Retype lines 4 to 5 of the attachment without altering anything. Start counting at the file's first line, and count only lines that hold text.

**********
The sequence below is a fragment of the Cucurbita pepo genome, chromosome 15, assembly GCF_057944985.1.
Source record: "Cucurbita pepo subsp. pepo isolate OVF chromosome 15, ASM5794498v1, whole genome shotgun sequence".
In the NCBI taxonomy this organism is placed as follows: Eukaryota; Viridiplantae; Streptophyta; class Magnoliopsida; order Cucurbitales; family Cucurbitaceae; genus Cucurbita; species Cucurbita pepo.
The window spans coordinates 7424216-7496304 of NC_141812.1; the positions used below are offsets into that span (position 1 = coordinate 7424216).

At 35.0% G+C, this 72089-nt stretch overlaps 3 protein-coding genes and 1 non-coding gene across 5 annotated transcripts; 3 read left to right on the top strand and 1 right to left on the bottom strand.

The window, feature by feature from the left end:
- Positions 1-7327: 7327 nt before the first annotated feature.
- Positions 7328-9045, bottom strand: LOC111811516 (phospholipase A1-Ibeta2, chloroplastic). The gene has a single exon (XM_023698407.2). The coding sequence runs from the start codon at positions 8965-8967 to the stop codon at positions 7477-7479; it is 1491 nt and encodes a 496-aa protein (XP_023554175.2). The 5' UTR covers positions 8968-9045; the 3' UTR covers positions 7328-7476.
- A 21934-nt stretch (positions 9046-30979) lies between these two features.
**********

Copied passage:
The window spans coordinates 7424216-7496304 of NC_141812.1; the positions used below are offsets into that span (position 1 = coordinate 7424216).

At 35.0% G+C, this 72089-nt stretch overlaps 3 protein-coding genes and 1 non-coding gene across 5 annotated transcripts; 3 read left to right on the top strand and 1 right to left on the bottom strand.